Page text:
Archer Maclean’s Mercury
Developer: Awesome Studios | Publisher: Ignition Entertainment | Release Date: 2005 | Genre: Puzzle | Website: N/A | Purchase: Amazon
Mercury or quicksilver as it is also known as is the only metal that is in liquid form at standard temperature and pressure conditions. It is also highly toxic so don’t even think about playing around with it. For all the fun of rolling around blobs of Mercury without any lethal consequences the PSP puzzler, Archer Maclean’s Mercury comes highly recommended.
The goal of the game is to maneuver a blob of Mercury across a maze-like playing field in order to reach the goal area. The game was originally supposed to use the never released USB tilt sensor but it actually works just as well with the analog nub. The style is very similar to classics such as Marble Madness and the Monkey Ball series. The realistic movement coupled with the fact that there are no walls around the edges of levels means you will need precision control to guide your blob.
Levels are filled with all kinds of environmental hazards and to make matters worse you sometimes have to split your Mercury into multiple blobs and keep track of all of them to hit the required switches. Some levels even require Mercury blobs that are a specific color to activate switches which means you have to reach the sprayers to first change the color and then prevent the blobs from merging and mixing again. Things start off easily enough with a tutorial showing you the ropes but halfway through the seventy-plus levels, things become very tricky.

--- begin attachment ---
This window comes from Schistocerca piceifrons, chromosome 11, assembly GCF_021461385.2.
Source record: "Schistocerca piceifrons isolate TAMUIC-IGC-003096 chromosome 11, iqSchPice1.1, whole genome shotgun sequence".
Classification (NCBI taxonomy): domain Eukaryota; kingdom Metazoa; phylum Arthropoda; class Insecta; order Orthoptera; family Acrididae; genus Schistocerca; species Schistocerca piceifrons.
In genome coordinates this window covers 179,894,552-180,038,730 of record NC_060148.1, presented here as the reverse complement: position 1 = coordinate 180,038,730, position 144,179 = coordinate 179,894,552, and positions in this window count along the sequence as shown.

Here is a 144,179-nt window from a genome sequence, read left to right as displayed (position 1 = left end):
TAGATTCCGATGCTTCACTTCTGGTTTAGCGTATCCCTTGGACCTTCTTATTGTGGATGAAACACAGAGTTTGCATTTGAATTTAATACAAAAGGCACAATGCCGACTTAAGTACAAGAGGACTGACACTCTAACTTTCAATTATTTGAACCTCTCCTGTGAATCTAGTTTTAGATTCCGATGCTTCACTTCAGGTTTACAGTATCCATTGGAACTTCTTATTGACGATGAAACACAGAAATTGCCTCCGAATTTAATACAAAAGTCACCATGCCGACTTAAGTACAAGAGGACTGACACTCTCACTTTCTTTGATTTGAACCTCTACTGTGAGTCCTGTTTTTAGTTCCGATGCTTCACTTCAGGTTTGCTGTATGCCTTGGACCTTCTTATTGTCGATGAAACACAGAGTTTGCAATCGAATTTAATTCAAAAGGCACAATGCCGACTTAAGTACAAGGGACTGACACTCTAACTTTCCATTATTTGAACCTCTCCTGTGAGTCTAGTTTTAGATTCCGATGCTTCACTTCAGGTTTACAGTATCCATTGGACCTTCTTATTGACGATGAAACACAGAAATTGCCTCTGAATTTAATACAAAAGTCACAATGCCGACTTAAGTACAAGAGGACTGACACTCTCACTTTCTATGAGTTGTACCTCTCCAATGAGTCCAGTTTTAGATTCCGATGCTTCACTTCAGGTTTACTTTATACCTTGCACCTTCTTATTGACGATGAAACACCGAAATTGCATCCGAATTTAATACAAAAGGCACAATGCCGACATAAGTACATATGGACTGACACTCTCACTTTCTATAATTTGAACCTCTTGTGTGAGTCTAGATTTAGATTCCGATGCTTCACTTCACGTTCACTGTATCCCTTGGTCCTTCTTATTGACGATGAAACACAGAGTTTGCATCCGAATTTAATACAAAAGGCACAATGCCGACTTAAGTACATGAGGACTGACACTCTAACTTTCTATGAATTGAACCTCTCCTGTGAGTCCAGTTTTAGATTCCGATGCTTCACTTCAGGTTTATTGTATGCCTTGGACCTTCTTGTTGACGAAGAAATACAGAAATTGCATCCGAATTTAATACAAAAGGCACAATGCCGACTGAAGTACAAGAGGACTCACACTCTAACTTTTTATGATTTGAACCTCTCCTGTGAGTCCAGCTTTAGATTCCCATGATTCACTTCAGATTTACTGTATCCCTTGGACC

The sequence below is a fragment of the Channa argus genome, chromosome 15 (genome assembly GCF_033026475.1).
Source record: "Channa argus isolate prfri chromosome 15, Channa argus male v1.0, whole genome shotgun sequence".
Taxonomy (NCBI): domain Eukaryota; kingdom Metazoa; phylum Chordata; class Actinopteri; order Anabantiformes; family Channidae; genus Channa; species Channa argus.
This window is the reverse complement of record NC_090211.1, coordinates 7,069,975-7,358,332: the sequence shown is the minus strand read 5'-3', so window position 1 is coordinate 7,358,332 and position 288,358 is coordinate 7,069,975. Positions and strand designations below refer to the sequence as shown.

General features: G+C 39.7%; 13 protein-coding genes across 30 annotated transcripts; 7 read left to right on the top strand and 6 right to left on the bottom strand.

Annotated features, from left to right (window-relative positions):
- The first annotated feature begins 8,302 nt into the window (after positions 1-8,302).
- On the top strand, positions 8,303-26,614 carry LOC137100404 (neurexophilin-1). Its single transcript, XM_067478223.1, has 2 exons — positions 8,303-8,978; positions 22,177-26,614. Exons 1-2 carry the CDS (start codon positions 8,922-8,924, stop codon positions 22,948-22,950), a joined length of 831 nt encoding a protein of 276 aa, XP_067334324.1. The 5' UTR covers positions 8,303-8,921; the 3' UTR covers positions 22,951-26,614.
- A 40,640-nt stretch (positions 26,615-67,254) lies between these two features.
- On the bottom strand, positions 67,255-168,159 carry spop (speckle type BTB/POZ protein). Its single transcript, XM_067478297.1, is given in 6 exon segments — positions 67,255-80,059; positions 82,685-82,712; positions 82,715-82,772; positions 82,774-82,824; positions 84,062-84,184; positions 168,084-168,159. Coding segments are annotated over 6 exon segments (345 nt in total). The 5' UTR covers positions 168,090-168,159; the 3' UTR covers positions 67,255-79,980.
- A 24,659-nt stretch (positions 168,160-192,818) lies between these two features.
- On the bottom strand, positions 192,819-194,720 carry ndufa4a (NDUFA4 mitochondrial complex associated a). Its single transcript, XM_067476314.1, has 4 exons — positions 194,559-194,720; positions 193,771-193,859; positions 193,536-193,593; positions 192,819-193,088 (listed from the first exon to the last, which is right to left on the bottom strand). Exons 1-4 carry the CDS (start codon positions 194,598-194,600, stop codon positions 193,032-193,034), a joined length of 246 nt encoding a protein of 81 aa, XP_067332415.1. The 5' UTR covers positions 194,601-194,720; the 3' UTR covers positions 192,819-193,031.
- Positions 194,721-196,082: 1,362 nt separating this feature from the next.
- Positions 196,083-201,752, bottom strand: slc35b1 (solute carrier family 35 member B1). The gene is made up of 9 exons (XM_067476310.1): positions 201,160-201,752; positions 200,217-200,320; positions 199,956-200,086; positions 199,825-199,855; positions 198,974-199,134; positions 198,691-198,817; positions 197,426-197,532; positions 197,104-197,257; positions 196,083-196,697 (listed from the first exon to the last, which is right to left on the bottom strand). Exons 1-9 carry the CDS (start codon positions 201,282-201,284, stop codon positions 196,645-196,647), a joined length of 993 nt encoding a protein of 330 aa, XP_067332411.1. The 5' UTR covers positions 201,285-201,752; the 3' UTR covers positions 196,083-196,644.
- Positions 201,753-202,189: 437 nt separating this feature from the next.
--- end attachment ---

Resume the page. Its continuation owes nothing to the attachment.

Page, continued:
Levels either require you to reach the end within a certain time or with a specific percentage of Mercury intact. Then there are levels that require a certain amount of switches to be activated and even boss levels to top things off. The game is addictive but requires a lot of patience as some levels involve a great deal of trial and error. You have to take risks and remain calm under pressure if you want to succeed in this game so be prepared for some frustration.
The visuals are good but not spectacular. You can rotate the camera as well as zoom in or out but it can feel a bit fiddly when you are on a tight time limit. The Mercury blob is the real star of the show as it flows around realistically, clinging to corners and reflecting the environment. The audio, on the other hand, is rather unremarkable and once you switch off the game you will be hard-pressed to remember any of the tunes. The multi-player is not worth writing home about either as you can just compete against ghosts of other players in a race.
The steep learning curve and high difficulty are bound to scare away some players but once you are hooked you’ll find a decent amount of content available. The level designs are good but it is a pity that you cannot save mid-level which is a feature I think all portable titles should have. It might not be as eye-catching as Lumines but this game should definitely not be overlooked.
*Review originally published 2005.